A DeWalt saw with a nine-inch blade cuts through multiple layers of a B-pillar and window frames. Results of endurance tests will be covered in Part 4 of this series.
The flexible feature of the shoe permits contact with the windshield while the saw is held at an angle to the glass.
The 18-volt Milwaukee saw cuts through the base of the B-pillar for a total sidewall removal evolution.
The extending shoe allows different areas of the teeth to cut through material. The yellow lever is DeWalt?s keyless blade clamp.
The Milwaukee saw (red) uses a black lock-unlock/push-pull feature button. The DeWalt saw (yellow) has a safety lock that slides side to side.
The DeWalt battery inserts into the hollow handle. The Milwaukee battery (red) slides onto the handle base.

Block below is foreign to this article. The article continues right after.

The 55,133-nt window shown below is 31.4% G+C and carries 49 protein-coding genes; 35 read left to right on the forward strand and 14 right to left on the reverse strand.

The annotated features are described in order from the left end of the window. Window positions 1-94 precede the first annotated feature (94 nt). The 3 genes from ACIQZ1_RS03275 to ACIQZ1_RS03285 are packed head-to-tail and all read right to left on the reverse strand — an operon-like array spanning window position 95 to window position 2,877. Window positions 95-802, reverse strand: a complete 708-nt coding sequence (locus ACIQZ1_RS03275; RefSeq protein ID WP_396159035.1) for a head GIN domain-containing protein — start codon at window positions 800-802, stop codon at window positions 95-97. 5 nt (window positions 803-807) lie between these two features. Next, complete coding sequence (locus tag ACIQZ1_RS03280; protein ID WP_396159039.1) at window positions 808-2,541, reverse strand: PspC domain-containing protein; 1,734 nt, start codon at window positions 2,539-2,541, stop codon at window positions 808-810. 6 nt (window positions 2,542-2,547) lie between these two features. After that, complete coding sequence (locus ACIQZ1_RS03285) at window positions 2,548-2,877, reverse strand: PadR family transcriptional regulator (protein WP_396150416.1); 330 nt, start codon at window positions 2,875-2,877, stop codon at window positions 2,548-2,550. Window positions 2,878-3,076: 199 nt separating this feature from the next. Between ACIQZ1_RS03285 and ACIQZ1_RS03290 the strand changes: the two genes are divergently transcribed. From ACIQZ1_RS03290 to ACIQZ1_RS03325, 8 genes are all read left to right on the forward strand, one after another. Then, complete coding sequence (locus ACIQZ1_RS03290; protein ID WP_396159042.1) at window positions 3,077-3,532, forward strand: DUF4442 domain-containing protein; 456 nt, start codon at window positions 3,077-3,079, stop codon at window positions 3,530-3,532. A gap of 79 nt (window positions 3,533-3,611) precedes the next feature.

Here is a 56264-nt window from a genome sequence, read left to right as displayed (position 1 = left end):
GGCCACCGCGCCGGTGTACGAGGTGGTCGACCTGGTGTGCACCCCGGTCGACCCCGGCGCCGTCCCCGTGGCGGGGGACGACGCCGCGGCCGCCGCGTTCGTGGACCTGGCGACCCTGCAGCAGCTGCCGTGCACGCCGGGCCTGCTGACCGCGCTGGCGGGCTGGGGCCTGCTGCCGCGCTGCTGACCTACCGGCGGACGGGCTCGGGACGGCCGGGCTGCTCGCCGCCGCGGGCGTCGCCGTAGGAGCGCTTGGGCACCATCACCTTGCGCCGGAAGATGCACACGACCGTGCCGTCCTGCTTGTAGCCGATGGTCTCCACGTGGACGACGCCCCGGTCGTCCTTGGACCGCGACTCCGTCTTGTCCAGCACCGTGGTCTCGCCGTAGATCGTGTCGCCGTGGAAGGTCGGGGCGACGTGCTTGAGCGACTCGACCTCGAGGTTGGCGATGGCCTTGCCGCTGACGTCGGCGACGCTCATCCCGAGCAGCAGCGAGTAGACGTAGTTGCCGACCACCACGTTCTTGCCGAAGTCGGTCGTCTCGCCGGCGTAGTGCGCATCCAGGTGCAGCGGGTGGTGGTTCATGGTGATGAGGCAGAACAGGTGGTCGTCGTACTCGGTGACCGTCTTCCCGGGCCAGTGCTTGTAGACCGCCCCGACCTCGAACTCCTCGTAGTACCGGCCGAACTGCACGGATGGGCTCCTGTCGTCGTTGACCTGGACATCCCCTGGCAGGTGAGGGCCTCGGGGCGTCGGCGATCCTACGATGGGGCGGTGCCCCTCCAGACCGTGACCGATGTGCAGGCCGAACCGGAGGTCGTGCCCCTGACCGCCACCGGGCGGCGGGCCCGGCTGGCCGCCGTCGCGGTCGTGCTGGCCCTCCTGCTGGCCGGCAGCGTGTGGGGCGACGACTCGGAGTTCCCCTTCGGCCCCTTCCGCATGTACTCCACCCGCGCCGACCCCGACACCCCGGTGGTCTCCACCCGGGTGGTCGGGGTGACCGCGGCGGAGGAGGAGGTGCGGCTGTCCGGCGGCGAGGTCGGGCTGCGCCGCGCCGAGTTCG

Understand 18-volt cordless reciprocating saw features & functions.
Subject: Cordless Reciprocating Saws, Part 1
Topic: Features of cordless reciprocating saws
Objective: Understand 18-volt cordless reciprocating saw features & functions
Task: Compare DeWalt and Milwaukee 18-volt cordless reciprocating saws for vehicle rescue tasks
Reciprocating saws are rapidly gaining in popularity among fire and rescue teams worldwide. Their acceptance prompted me to begin a research project to explore the capabilities of the newest generation of reciprocating saws, the cordless models. Currently, cordless reciprocating saws are manufactured by Milwaukee Electric Tool Corp. of Brookfield, WI, and by DeWalt Industrial Tool Co. of Hampstead, MD.